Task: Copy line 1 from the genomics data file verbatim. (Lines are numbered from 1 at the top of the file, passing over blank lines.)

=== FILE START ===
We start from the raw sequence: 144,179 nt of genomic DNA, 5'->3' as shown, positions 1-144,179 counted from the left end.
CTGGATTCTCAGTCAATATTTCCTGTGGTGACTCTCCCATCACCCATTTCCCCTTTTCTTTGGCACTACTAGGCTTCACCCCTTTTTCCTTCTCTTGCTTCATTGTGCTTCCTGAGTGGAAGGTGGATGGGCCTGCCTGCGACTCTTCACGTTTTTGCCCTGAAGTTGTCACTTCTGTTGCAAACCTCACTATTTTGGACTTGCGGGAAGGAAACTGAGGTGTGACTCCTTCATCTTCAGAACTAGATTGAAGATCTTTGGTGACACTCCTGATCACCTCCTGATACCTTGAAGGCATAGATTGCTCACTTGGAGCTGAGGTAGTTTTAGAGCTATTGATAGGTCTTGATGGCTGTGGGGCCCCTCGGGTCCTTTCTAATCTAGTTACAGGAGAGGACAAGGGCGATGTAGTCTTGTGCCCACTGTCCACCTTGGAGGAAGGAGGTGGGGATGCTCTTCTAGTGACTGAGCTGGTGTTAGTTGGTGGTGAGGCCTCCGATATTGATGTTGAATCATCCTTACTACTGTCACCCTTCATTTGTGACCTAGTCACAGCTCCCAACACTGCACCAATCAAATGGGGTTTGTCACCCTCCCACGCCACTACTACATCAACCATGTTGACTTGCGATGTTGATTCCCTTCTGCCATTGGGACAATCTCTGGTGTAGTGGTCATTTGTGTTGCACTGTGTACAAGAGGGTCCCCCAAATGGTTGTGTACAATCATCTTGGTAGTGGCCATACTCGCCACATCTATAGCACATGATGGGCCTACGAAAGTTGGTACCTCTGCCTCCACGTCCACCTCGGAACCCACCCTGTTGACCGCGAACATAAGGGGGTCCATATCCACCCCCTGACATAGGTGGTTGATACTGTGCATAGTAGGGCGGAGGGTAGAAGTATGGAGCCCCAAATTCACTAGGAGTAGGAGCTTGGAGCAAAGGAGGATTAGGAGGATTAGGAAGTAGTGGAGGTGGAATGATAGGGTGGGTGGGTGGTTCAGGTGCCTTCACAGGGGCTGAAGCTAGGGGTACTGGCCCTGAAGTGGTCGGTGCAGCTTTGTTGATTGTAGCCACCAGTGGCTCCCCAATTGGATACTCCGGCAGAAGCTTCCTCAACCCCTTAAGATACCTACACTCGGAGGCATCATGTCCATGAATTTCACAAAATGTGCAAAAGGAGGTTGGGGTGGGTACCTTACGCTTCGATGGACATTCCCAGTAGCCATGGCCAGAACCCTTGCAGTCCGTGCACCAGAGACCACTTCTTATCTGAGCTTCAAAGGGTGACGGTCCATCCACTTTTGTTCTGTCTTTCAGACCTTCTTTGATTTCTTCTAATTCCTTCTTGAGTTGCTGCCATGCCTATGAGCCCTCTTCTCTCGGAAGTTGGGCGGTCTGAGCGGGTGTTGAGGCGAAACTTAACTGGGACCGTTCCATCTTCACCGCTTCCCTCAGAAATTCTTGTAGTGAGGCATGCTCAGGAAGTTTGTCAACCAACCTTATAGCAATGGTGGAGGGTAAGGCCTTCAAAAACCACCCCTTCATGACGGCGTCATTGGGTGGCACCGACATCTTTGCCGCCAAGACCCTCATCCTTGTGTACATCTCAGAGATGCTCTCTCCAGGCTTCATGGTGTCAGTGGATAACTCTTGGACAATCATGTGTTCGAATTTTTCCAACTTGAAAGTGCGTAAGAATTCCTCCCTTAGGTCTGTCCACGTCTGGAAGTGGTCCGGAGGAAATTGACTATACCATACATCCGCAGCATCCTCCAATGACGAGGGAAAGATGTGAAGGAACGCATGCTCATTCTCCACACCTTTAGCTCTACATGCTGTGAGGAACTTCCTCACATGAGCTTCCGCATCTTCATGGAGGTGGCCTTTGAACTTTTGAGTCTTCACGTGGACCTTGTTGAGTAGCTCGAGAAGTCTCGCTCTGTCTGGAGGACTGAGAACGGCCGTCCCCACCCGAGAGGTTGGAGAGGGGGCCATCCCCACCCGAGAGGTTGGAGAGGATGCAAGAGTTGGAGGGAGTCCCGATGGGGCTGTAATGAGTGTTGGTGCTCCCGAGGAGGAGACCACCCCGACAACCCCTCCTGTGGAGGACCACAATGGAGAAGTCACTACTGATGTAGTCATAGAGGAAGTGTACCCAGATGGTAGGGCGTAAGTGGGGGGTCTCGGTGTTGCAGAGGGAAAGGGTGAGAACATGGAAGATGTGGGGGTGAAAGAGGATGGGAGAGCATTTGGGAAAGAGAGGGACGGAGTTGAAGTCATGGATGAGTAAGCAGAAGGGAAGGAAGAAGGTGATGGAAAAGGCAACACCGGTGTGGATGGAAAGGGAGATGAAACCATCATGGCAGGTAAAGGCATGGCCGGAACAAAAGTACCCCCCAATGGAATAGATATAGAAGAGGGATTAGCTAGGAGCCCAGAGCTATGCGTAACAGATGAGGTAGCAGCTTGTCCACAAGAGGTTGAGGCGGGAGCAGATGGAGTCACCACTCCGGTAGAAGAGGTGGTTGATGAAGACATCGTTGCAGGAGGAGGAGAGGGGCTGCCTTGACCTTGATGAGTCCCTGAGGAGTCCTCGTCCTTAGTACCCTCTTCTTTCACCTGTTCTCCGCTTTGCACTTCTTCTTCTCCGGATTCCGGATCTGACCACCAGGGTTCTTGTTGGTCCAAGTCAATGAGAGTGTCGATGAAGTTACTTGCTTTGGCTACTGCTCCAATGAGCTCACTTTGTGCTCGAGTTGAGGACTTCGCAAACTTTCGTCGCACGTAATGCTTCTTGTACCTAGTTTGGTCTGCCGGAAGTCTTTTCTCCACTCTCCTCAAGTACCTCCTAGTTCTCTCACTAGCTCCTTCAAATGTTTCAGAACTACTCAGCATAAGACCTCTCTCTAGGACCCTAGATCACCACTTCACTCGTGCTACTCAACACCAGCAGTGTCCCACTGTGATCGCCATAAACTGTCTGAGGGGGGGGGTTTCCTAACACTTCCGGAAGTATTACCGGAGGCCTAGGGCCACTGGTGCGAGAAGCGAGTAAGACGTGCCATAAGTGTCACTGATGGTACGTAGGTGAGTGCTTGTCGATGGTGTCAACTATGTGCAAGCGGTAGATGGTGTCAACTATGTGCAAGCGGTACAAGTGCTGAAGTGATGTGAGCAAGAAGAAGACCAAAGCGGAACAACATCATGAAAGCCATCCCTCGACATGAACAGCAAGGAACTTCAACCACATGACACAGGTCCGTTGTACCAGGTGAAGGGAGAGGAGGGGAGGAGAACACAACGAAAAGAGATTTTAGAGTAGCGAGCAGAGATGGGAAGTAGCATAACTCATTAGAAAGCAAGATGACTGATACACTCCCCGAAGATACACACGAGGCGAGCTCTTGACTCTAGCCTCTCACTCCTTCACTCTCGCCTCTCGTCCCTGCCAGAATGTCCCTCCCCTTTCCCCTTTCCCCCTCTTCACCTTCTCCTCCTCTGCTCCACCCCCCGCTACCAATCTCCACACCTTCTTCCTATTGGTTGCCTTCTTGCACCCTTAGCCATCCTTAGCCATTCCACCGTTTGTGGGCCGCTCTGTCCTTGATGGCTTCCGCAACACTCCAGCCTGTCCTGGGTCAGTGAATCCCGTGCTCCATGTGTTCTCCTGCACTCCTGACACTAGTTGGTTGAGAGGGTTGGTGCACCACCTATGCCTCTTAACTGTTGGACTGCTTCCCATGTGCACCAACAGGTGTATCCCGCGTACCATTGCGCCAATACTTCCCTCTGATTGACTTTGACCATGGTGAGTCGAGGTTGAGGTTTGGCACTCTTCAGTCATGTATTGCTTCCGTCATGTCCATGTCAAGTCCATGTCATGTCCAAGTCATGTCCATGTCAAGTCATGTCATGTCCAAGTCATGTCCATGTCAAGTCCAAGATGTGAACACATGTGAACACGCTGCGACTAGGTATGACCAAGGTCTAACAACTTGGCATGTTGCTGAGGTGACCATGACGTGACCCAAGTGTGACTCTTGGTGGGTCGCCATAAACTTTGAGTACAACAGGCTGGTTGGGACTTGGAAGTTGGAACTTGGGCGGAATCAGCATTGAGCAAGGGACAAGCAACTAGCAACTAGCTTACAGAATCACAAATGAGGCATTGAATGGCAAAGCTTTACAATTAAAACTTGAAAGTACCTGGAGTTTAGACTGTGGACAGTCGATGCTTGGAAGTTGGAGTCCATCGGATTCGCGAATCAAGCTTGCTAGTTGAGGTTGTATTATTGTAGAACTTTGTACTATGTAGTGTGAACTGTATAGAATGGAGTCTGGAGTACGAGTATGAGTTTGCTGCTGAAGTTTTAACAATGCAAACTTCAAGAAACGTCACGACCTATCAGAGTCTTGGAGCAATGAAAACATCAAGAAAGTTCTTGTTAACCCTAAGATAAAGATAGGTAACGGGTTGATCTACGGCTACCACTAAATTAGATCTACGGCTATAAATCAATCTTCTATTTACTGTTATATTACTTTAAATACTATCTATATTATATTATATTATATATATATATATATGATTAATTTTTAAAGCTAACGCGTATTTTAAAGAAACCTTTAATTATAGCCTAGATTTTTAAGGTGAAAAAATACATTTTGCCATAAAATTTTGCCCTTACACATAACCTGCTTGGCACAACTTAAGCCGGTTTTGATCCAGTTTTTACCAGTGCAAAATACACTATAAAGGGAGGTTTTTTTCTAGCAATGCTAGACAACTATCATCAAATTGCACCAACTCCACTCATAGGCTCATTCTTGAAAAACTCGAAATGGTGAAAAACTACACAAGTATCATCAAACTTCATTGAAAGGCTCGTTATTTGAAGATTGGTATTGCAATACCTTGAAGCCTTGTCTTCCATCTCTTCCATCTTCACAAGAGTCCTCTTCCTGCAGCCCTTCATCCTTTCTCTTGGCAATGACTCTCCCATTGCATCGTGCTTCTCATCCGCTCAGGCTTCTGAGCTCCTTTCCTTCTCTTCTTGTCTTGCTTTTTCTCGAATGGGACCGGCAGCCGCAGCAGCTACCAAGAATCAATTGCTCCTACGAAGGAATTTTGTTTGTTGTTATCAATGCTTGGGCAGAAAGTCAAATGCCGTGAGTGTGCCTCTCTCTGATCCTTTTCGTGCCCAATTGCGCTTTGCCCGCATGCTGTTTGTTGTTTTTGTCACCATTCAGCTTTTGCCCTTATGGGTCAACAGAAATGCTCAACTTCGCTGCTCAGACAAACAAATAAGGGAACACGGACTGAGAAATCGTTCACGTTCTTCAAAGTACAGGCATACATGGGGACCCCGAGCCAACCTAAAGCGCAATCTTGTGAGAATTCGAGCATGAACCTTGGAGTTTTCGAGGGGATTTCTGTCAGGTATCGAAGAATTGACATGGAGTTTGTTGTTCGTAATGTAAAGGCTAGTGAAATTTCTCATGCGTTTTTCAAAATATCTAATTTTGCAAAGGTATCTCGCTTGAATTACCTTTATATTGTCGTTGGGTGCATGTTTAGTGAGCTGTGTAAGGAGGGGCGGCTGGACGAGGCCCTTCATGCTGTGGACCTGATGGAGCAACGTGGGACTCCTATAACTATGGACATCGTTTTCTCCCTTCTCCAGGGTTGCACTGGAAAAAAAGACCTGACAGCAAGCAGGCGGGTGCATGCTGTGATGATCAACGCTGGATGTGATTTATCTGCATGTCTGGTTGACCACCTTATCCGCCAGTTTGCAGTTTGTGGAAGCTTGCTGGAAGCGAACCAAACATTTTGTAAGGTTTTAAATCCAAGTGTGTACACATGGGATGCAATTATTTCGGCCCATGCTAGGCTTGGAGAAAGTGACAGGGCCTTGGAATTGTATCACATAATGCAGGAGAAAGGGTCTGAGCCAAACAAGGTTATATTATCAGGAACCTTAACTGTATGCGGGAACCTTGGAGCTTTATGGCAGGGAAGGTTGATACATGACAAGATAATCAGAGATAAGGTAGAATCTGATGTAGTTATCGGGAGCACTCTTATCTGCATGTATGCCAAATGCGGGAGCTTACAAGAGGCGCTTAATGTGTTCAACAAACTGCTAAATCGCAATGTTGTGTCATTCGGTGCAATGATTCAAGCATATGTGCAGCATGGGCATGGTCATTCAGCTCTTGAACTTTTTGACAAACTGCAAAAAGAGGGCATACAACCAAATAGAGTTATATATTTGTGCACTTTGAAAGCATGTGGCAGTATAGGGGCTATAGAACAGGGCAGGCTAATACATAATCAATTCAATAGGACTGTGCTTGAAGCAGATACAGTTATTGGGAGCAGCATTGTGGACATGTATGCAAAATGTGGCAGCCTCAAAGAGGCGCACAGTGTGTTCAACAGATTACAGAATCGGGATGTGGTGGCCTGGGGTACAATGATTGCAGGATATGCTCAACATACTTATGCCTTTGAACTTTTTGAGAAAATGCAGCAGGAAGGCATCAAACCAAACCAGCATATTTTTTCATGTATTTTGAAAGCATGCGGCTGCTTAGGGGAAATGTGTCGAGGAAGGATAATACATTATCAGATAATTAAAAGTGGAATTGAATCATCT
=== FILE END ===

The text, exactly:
We start from the raw sequence: 144,179 nt of genomic DNA, 5'->3' as shown, positions 1-144,179 counted from the left end.